MONTERREY, Mexico (Reuters) - More than 140 inmates escaped from a prison in Nuevo Laredo on the U.S. border on Friday while hours later suspected hitmen blew up a car near Monterrey in a burst of violence in Mexico’s brutal drug war.
The 149 prisoners slowly filed out the main entrance of a prison in Nuevo Laredo across from Texas in the early hours of Friday, said two police sources in northern Tamaulipas state, in a brazen move underscoring Mexico’s weak prison system.
Later on Friday in the small town of Zuazua on the northern outskirts of Monterrey, an SUV exploded, injuring two people and knocking out power. It was the first such explosion near Mexico’s richest city, a business center with close U.S. ties.
While authorities declined to say if the two incidents were linked, Zuazua lies on the highway between Monterrey and Nuevo Laredo and the area has become a major flashpoint in the drug war since early 2010, when a cartel split into rival factions.
“Yes, there was an explosion. A car exploded outside Zuazua’s police station,” said a spokeswoman for Zuazua’s civil protection service who declined to be named.
Jorge Domene, a spokesman for Nuevo Leon state that includes Zuazua and Monterrey, blamed organized crime and said the explosion was aimed at intimidating police. “It is obvious this is a message to the authorities,” he told Milenio TV.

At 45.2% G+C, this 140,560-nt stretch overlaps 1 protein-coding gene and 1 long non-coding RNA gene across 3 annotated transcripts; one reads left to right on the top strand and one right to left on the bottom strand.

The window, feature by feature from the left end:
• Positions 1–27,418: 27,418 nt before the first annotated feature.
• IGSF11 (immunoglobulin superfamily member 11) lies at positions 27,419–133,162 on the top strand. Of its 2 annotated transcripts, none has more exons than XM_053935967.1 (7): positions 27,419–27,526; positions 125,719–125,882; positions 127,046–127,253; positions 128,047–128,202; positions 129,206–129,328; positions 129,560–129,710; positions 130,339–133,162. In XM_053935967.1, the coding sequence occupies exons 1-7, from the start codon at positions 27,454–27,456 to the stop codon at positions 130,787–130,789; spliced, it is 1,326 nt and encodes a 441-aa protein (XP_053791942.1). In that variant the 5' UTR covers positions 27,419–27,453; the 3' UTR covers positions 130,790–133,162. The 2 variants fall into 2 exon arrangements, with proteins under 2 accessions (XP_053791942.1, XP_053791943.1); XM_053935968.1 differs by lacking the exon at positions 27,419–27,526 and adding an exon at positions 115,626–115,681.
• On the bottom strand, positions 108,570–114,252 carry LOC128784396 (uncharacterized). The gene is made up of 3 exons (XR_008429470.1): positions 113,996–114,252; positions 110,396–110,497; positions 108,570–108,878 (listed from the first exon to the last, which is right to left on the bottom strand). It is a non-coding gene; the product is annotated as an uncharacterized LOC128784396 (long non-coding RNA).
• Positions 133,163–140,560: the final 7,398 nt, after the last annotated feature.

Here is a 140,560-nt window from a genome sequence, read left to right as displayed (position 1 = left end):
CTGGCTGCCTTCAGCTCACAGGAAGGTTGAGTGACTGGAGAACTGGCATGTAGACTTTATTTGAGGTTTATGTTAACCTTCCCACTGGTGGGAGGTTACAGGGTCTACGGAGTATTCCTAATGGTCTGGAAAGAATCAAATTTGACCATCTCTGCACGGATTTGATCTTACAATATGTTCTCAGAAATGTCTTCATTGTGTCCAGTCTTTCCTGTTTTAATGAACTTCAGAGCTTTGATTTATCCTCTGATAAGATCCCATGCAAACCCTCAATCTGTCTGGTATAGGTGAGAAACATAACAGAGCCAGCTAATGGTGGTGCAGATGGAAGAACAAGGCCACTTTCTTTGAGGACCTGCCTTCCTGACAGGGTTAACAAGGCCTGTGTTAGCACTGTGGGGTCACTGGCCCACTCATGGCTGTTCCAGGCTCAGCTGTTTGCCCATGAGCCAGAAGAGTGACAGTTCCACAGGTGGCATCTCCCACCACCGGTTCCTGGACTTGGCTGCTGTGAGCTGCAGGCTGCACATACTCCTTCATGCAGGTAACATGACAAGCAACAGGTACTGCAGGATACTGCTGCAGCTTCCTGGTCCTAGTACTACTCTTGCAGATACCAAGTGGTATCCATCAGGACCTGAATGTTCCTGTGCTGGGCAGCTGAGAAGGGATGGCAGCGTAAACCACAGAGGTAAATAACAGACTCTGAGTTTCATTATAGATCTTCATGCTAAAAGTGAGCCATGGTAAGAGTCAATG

Rivals from the Gulf cartel and the Zetas gang are fighting for Nuevo Leon and the neighboring state of Tamaulipas in a wider cartel war across Mexico over smuggling routes into the United States and local criminal rackets. The war has killed more than 30,000 people since late 2006, according to official figures. Media reports put the sum at more than 33,000.
In a new tactic, suspected drug hitmen began using explosives in cars this year, first in Ciudad Juarez, Mexico’s deadliest city across from El Paso, Texas, in July and then in Ciudad Victoria in Tamaulipas in August.
In Nuevo Laredo, soldiers and federal police surrounded the prison. Many of the escaped prisoners were believed to be serving sentences for drug trafficking.
“They left by the front door, which points to complicity of the prison guards,” said a police source who declined to be named for security reasons.
The attorney general’s office confirmed the prison break in the town across from Laredo, Texas, but gave no more details.
The escape follows a string of breaches across northern Mexico, underscoring the challenges that President Felipe Calderon faces as he battles powerful drug cartels.
Calderon, who sent thousands of troops across the country to fight drug gangs, has vowed to clean up prisons that in the past have allowed drug lords to live in luxury or escape when they please. But the conservative leader has struggled to contain corruption and lawlessness in the prison system, which is run partly by state and local governments.
The federal government said on Friday the prison break was deplorable and urged the state government to take action to find the fugitives and clean up its prison system.
In September, 85 prisoners escaped from a prison in the nearby border city of Reynosa. Authorities discovered in July that prison officials had allowed convicts out of a prison in northwestern Durango state to carry out revenge attacks before returning to cells for the night.
Additional reporting by Cyntia Barrera Diaz in Mexico City; Editing by Eric Beech